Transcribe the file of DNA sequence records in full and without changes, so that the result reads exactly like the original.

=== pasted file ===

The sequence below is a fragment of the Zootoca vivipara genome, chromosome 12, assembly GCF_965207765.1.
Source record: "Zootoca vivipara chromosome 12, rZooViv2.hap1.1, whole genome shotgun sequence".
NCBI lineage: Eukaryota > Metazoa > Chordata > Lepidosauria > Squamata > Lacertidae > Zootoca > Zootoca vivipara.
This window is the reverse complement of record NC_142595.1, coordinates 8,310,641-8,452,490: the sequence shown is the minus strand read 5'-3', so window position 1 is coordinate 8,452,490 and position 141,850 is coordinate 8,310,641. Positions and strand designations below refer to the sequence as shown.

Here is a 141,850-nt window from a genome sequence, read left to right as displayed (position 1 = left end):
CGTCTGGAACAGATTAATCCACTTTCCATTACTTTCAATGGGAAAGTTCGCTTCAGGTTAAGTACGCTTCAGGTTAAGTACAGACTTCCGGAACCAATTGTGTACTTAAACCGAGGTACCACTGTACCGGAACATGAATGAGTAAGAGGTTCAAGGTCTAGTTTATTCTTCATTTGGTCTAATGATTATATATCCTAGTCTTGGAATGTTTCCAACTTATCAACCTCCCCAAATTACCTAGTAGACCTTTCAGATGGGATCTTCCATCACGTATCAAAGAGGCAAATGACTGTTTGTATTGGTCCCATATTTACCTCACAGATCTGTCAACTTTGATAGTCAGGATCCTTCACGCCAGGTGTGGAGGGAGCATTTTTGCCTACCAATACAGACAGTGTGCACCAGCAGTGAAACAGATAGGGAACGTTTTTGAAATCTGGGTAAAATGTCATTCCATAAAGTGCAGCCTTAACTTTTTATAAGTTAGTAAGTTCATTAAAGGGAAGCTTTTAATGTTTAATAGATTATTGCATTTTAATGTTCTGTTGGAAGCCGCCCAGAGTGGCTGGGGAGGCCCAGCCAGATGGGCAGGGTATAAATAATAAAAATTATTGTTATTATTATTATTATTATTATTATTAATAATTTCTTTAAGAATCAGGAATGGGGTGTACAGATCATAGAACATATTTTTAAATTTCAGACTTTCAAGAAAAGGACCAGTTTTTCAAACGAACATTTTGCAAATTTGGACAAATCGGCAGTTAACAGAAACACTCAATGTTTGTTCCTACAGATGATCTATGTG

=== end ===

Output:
The sequence below is a fragment of the Zootoca vivipara genome, chromosome 12, assembly GCF_965207765.1.
Source record: "Zootoca vivipara chromosome 12, rZooViv2.hap1.1, whole genome shotgun sequence".
NCBI lineage: Eukaryota > Metazoa > Chordata > Lepidosauria > Squamata > Lacertidae > Zootoca > Zootoca vivipara.
This window is the reverse complement of record NC_142595.1, coordinates 8,310,641-8,452,490: the sequence shown is the minus strand read 5'-3', so window position 1 is coordinate 8,452,490 and position 141,850 is coordinate 8,310,641. Positions and strand designations below refer to the sequence as shown.

Here is a 141,850-nt window from a genome sequence, read left to right as displayed (position 1 = left end):
CGTCTGGAACAGATTAATCCACTTTCCATTACTTTCAATGGGAAAGTTCGCTTCAGGTTAAGTACGCTTCAGGTTAAGTACAGACTTCCGGAACCAATTGTGTACTTAAACCGAGGTACCACTGTACCGGAACATGAATGAGTAAGAGGTTCAAGGTCTAGTTTATTCTTCATTTGGTCTAATGATTATATATCCTAGTCTTGGAATGTTTCCAACTTATCAACCTCCCCAAATTACCTAGTAGACCTTTCAGATGGGATCTTCCATCACGTATCAAAGAGGCAAATGACTGTTTGTATTGGTCCCATATTTACCTCACAGATCTGTCAACTTTGATAGTCAGGATCCTTCACGCCAGGTGTGGAGGGAGCATTTTTGCCTACCAATACAGACAGTGTGCACCAGCAGTGAAACAGATAGGGAACGTTTTTGAAATCTGGGTAAAATGTCATTCCATAAAGTGCAGCCTTAACTTTTTATAAGTTAGTAAGTTCATTAAAGGGAAGCTTTTAATGTTTAATAGATTATTGCATTTTAATGTTCTGTTGGAAGCCGCCCAGAGTGGCTGGGGAGGCCCAGCCAGATGGGCAGGGTATAAATAATAAAAATTATTGTTATTATTATTATTATTATTATTATTAATAATTTCTTTAAGAATCAGGAATGGGGTGTACAGATCATAGAACATATTTTTAAATTTCAGACTTTCAAGAAAAGGACCAGTTTTTCAAACGAACATTTTGCAAATTTGGACAAATCGGCAGTTAACAGAAACACTCAATGTTTGTTCCTACAGATGATCTATGTG